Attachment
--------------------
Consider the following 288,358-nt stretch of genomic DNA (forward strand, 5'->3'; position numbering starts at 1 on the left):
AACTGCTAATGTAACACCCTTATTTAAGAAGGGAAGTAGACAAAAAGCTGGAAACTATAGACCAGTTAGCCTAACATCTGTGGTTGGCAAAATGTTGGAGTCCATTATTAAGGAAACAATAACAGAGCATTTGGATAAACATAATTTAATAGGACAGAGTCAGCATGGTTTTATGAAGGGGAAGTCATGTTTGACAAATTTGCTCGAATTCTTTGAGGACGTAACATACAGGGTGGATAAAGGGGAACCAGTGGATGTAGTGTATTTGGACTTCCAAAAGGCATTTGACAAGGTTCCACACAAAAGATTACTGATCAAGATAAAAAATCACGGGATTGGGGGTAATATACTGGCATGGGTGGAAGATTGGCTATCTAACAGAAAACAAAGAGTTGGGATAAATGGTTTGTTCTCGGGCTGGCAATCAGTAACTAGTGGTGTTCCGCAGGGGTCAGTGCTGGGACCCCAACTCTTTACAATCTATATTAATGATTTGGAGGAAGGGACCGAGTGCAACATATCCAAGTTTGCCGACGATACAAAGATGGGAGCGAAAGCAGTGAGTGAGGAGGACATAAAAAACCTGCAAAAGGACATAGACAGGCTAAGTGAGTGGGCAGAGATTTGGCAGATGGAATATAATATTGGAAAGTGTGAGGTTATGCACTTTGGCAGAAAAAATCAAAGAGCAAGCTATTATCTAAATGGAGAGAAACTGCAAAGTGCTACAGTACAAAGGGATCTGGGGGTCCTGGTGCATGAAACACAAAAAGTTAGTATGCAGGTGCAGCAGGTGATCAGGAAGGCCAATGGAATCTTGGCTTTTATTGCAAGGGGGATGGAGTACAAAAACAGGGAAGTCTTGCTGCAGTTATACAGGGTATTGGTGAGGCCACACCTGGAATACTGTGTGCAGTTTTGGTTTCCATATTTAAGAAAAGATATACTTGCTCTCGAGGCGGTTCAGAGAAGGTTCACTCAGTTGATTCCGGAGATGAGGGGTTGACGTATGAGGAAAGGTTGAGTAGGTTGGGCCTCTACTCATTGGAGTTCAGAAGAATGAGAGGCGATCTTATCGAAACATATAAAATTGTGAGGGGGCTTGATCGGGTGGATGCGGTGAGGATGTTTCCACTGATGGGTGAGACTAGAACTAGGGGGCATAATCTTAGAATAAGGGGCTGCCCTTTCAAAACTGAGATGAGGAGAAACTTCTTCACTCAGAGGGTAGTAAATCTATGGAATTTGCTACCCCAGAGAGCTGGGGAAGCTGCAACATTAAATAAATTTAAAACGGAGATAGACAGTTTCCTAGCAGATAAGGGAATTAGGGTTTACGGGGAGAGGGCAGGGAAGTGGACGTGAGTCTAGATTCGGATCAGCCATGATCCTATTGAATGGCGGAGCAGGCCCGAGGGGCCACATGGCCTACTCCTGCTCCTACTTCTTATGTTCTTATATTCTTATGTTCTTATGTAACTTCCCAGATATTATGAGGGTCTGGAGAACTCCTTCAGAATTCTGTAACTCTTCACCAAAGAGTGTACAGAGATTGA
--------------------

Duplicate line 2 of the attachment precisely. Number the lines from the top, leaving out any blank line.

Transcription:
AACTGCTAATGTAACACCCTTATTTAAGAAGGGAAGTAGACAAAAAGCTGGAAACTATAGACCAGTTAGCCTAACATCTGTGGTTGGCAAAATGTTGGAGTCCATTATTAAGGAAACAATAACAGAGCATTTGGATAAACATAATTTAATAGGACAGAGTCAGCATGGTTTTATGAAGGGGAAGTCATGTTTGACAAATTTGCTCGAATTCTTTGAGGACGTAACATACAGGGTGGATAAAGGGGAACCAGTGGATGTAGTGTATTTGGACTTCCAAAAGGCATTTGACAAGGTTCCACACAAAAGATTACTGATCAAGATAAAAAATCACGGGATTGGGGGTAATATACTGGCATGGGTGGAAGATTGGCTATCTAACAGAAAACAAAGAGTTGGGATAAATGGTTTGTTCTCGGGCTGGCAATCAGTAACTAGTGGTGTTCCGCAGGGGTCAGTGCTGGGACCCCAACTCTTTACAATCTATATTAATGATTTGGAGGAAGGGACCGAGTGCAACATATCCAAGTTTGCCGACGATACAAAGATGGGAGCGAAAGCAGTGAGTGAGGAGGACATAAAAAACCTGCAAAAGGACATAGACAGGCTAAGTGAGTGGGCAGAGATTTGGCAGATGGAATATAATATTGGAAAGTGTGAGGTTATGCACTTTGGCAGAAAAAATCAAAGAGCAAGCTATTATCTAAATGGAGAGAAACTGCAAAGTGCTACAGTACAAAGGGATCTGGGGGTCCTGGTGCATGAAACACAAAAAGTTAGTATGCAGGTGCAGCAGGTGATCAGGAAGGCCAATGGAATCTTGGCTTTTATTGCAAGGGGGATGGAGTACAAAAACAGGGAAGTCTTGCTGCAGTTATACAGGGTATTGGTGAGGCCACACCTGGAATACTGTGTGCAGTTTTGGTTTCCATATTTAAGAAAAGATATACTTGCTCTCGAGGCGGTTCAGAGAAGGTTCACTCAGTTGATTCCGGAGATGAGGGGTTGACGTATGAGGAAAGGTTGAGTAGGTTGGGCCTCTACTCATTGGAGTTCAGAAGAATGAGAGGCGATCTTATCGAAACATATAAAATTGTGAGGGGGCTTGATCGGGTGGATGCGGTGAGGATGTTTCCACTGATGGGTGAGACTAGAACTAGGGGGCATAATCTTAGAATAAGGGGCTGCCCTTTCAAAACTGAGATGAGGAGAAACTTCTTCACTCAGAGGGTAGTAAATCTATGGAATTTGCTACCCCAGAGAGCTGGGGAAGCTGCAACATTAAATAAATTTAAAACGGAGATAGACAGTTTCCTAGCAGATAAGGGAATTAGGGTTTACGGGGAGAGGGCAGGGAAGTGGACGTGAGTCTAGATTCGGATCAGCCATGATCCTATTGAATGGCGGAGCAGGCCCGAGGGGCCACATGGCCTACTCCTGCTCCTACTTCTTATGTTCTTATATTCTTATGTTCTTATGTAACTTCCCAGATATTATGAGGGTCTGGAGAACTCCTTCAGAATTCTGTAACTCTTCACCAAAGAGTGTACAGAGATTGA